Dams On The Klamath River In California Will Be Demolished As Part Of A “Momentous” Restoration Effort

A plan to remove four dams from a Californian river and open up hundreds of miles of salmon habitat was approved by U.S. officials on Thursday. If implemented, this would be the largest dam removal and river restoration project in history.

The lower Klamath River dams’ unanimous approval by the Federal Energy Regulatory Commission is the last significant regulatory hurdle and the biggest victory for a $500 million destruction plan that has been supported by Native American tribes and environmentalists for years. For the first time in more than a century, the project would restore free-flowing conditions to the lower half of California’s second-largest river.

In a vast and lonely region that straddles the California and Oregon borders, native tribes that depend on the Klamath River and its salmon for their way of life have been a major force behind tearing down the dams. If no unexpected issues arise, Oregon, California, and the organization established to handle the project would accept the license transfer and dam demolition may start as early as this summer, according to supporters.

After the vote, Yurok Chairman Joseph James declared that the Klamath salmon were returning home. We continue to fulfill our spiritual obligation to the fish that have sustained our people since the dawn of time because the people have earned this victory.

FILE: Klamath Dam Removal On March 3, 2020, extra water bursts through Copco 1, a dam on the Lower Klamath River near Hornbrook, California. Construction on the initial phases of the greatest dam destruction project in American history might begin as early as this summer in California, saving fish that are in danger of extinction.

On Thursday, November 17, 2022, the Federal Energy Regulatory Commission is scheduled to vote on whether to accept PacificCorp’s request to surrender its hydropower license for four dams on the lower Klamath River in remote northern California.

When operating at full capacity, the dams provide less than 2% of PacifiCorp’s electricity, or enough to light around 70,000 homes, according to Bob Gravely, a spokesman for the utility. But due to low river levels and other problems, they frequently operate at a far lesser capacity, and the deal that made Thursday’s vote possible was ultimately a financial choice, he said.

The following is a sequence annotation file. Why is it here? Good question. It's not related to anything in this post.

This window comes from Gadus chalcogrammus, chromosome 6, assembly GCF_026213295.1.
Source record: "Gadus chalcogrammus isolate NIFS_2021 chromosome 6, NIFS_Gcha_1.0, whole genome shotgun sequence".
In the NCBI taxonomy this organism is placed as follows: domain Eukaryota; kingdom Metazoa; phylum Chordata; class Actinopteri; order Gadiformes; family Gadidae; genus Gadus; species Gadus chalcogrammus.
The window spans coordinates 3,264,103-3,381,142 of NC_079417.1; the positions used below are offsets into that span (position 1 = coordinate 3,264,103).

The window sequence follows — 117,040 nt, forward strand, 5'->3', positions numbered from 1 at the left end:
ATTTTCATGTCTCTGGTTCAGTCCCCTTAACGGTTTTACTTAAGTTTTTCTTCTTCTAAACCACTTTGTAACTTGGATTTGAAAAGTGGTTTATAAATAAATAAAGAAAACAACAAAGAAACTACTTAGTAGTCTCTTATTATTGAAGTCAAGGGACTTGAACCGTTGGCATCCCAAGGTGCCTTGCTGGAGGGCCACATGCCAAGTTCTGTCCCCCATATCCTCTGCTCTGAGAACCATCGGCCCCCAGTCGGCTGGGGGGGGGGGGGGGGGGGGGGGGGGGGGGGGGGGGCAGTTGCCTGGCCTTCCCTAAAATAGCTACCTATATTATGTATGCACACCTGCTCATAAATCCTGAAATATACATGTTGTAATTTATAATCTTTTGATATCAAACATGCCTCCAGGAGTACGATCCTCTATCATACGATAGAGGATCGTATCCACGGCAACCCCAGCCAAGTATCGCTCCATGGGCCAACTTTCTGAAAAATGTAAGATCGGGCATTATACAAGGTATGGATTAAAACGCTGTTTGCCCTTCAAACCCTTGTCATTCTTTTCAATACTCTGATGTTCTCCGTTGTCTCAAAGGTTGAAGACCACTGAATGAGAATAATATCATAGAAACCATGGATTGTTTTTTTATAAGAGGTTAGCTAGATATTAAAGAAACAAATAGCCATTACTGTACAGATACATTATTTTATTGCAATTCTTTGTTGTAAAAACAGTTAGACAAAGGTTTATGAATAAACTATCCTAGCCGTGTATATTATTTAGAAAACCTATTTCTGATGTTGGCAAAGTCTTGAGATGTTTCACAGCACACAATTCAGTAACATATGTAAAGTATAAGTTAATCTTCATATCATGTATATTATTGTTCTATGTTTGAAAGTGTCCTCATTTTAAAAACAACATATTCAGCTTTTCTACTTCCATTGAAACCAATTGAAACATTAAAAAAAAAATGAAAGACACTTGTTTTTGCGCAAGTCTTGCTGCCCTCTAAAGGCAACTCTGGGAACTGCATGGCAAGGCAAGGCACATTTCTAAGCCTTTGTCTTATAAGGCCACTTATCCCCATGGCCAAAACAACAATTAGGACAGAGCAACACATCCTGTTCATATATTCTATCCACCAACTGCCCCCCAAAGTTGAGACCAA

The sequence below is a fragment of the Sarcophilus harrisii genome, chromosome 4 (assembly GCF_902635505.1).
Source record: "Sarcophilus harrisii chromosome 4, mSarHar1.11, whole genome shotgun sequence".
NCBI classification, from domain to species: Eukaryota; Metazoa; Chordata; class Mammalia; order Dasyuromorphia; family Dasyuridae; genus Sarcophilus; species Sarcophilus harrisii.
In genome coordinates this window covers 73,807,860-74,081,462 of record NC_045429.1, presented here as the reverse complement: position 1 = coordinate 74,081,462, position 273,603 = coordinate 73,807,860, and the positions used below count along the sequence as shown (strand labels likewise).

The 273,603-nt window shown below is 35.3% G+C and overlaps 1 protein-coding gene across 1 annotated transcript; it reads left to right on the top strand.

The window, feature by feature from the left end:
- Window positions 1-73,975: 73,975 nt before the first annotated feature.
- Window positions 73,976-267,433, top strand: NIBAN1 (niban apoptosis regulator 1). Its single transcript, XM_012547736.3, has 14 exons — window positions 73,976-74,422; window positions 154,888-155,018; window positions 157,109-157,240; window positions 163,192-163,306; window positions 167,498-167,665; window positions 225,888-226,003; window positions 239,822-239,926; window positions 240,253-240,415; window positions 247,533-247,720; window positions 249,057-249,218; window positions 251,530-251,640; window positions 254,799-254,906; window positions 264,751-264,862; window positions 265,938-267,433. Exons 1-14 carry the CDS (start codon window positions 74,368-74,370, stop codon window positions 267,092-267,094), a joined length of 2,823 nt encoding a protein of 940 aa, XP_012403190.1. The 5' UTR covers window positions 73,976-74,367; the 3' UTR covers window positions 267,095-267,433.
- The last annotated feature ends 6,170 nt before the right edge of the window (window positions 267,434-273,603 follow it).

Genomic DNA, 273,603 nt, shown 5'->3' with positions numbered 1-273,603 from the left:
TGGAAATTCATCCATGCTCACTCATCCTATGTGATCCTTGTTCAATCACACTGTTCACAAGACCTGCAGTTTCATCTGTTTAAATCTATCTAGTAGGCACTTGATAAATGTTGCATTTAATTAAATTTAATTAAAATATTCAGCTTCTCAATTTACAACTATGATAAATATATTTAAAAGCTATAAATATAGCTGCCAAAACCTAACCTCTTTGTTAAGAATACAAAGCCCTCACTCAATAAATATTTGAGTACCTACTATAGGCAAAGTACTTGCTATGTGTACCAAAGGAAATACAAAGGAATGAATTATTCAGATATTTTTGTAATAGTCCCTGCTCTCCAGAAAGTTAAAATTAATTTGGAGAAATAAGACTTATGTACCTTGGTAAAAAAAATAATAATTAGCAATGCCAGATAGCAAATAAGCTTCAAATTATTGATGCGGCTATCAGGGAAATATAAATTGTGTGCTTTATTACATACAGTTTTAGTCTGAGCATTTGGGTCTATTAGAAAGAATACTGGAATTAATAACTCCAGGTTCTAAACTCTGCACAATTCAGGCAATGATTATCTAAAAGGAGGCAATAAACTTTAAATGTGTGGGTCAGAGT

Under environmental restrictions that did not exist when the old dams were constructed, PacifiCorp would have had to spend hundreds of millions of dollars on fish ladders, fish screens, and other conservation enhancements. However, with the agreement passed on Thursday, the utility’s cost is restricted to $200 million, with an additional $250 million coming from a water bond approved by California voters.

“The fact that we are decommissioning coal facilities and constructing wind farms must ultimately balance out. It isn’t one-on-one, “About the upcoming dam demolition, he stated. “You can make up that power by operating the remainder of your facilities differently or by reducing energy consumption among your customers.”

According to Amy Souers Kober, a representative for American Rivers, which tracks dam removals and promotes river restoration, approval of the order to surrender the dams’ operating license is the cornerstone of the most ambitious salmon restoration plan in history, and the project’s scope, measured by the number of dams and the amount of river habitat that would be reopened to salmon, makes it the largest of its kind in the world.

The Klamath River and its tributaries, which total more than 300 miles (483 kilometers), will benefit, according to her.

The choice fits with a national trend to demolish old and inefficient dams as their licenses are up for renewal and they must pay the same government-mandated upgrade fees that the Klamath River dams would have.

According to American Rivers, 1,951 dams have been removed across the US as of February, including 57 in 2021. As facilities get older and need to reapply for licenses, the majority of those have been removed in the last 25 years.